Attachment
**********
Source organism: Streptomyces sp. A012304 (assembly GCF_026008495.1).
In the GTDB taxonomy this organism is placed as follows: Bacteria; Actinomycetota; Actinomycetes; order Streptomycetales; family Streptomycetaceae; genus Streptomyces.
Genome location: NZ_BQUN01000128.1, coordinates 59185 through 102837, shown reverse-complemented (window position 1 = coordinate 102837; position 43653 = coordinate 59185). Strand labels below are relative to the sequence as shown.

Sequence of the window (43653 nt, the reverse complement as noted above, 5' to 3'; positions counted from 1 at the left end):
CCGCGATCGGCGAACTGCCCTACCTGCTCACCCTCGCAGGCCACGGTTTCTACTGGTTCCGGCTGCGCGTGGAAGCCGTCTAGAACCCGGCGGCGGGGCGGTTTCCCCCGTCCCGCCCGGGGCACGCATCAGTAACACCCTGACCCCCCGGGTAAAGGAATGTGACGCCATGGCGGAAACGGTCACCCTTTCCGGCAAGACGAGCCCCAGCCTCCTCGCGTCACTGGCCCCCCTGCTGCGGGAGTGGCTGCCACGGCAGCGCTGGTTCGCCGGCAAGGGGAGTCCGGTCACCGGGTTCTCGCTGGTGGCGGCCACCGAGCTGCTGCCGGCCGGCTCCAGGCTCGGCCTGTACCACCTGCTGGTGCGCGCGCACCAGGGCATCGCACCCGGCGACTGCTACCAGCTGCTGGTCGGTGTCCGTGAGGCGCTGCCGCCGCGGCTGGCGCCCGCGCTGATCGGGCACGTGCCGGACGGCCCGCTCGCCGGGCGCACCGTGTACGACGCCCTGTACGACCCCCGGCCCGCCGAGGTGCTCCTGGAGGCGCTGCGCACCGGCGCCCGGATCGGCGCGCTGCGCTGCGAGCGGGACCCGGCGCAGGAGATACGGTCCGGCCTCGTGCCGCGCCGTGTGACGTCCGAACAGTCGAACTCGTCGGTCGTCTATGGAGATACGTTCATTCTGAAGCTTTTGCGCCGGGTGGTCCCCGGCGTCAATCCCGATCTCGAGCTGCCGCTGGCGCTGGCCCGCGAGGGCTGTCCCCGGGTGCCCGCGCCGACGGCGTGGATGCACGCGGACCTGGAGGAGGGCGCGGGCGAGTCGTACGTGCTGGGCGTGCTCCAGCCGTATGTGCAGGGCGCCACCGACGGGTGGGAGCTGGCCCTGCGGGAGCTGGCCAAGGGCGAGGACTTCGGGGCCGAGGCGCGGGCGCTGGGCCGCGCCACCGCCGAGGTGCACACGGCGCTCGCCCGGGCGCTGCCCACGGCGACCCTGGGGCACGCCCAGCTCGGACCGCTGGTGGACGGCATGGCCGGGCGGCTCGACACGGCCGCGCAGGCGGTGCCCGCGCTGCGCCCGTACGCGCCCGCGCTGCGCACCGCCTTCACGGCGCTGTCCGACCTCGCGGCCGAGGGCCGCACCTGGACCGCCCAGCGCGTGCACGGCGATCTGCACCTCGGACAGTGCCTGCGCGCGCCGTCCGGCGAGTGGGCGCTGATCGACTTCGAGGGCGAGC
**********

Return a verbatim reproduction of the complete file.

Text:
Source organism: Streptomyces sp. A012304 (assembly GCF_026008495.1).
In the GTDB taxonomy this organism is placed as follows: Bacteria; Actinomycetota; Actinomycetes; order Streptomycetales; family Streptomycetaceae; genus Streptomyces.
Genome location: NZ_BQUN01000128.1, coordinates 59185 through 102837, shown reverse-complemented (window position 1 = coordinate 102837; position 43653 = coordinate 59185). Strand labels below are relative to the sequence as shown.

Sequence of the window (43653 nt, the reverse complement as noted above, 5' to 3'; positions counted from 1 at the left end):
CCGCGATCGGCGAACTGCCCTACCTGCTCACCCTCGCAGGCCACGGTTTCTACTGGTTCCGGCTGCGCGTGGAAGCCGTCTAGAACCCGGCGGCGGGGCGGTTTCCCCCGTCCCGCCCGGGGCACGCATCAGTAACACCCTGACCCCCCGGGTAAAGGAATGTGACGCCATGGCGGAAACGGTCACCCTTTCCGGCAAGACGAGCCCCAGCCTCCTCGCGTCACTGGCCCCCCTGCTGCGGGAGTGGCTGCCACGGCAGCGCTGGTTCGCCGGCAAGGGGAGTCCGGTCACCGGGTTCTCGCTGGTGGCGGCCACCGAGCTGCTGCCGGCCGGCTCCAGGCTCGGCCTGTACCACCTGCTGGTGCGCGCGCACCAGGGCATCGCACCCGGCGACTGCTACCAGCTGCTGGTCGGTGTCCGTGAGGCGCTGCCGCCGCGGCTGGCGCCCGCGCTGATCGGGCACGTGCCGGACGGCCCGCTCGCCGGGCGCACCGTGTACGACGCCCTGTACGACCCCCGGCCCGCCGAGGTGCTCCTGGAGGCGCTGCGCACCGGCGCCCGGATCGGCGCGCTGCGCTGCGAGCGGGACCCGGCGCAGGAGATACGGTCCGGCCTCGTGCCGCGCCGTGTGACGTCCGAACAGTCGAACTCGTCGGTCGTCTATGGAGATACGTTCATTCTGAAGCTTTTGCGCCGGGTGGTCCCCGGCGTCAATCCCGATCTCGAGCTGCCGCTGGCGCTGGCCCGCGAGGGCTGTCCCCGGGTGCCCGCGCCGACGGCGTGGATGCACGCGGACCTGGAGGAGGGCGCGGGCGAGTCGTACGTGCTGGGCGTGCTCCAGCCGTATGTGCAGGGCGCCACCGACGGGTGGGAGCTGGCCCTGCGGGAGCTGGCCAAGGGCGAGGACTTCGGGGCCGAGGCGCGGGCGCTGGGCCGCGCCACCGCCGAGGTGCACACGGCGCTCGCCCGGGCGCTGCCCACGGCGACCCTGGGGCACGCCCAGCTCGGACCGCTGGTGGACGGCATGGCCGGGCGGCTCGACACGGCCGCGCAGGCGGTGCCCGCGCTGCGCCCGTACGCGCCCGCGCTGCGCACCGCCTTCACGGCGCTGTCCGACCTCGCGGCCGAGGGCCGCACCTGGACCGCCCAGCGCGTGCACGGCGATCTGCACCTCGGACAGTGCCTGCGCGCGCCGTCCGGCGAGTGGGCGCTGATCGACTTCGAGGGCGAGC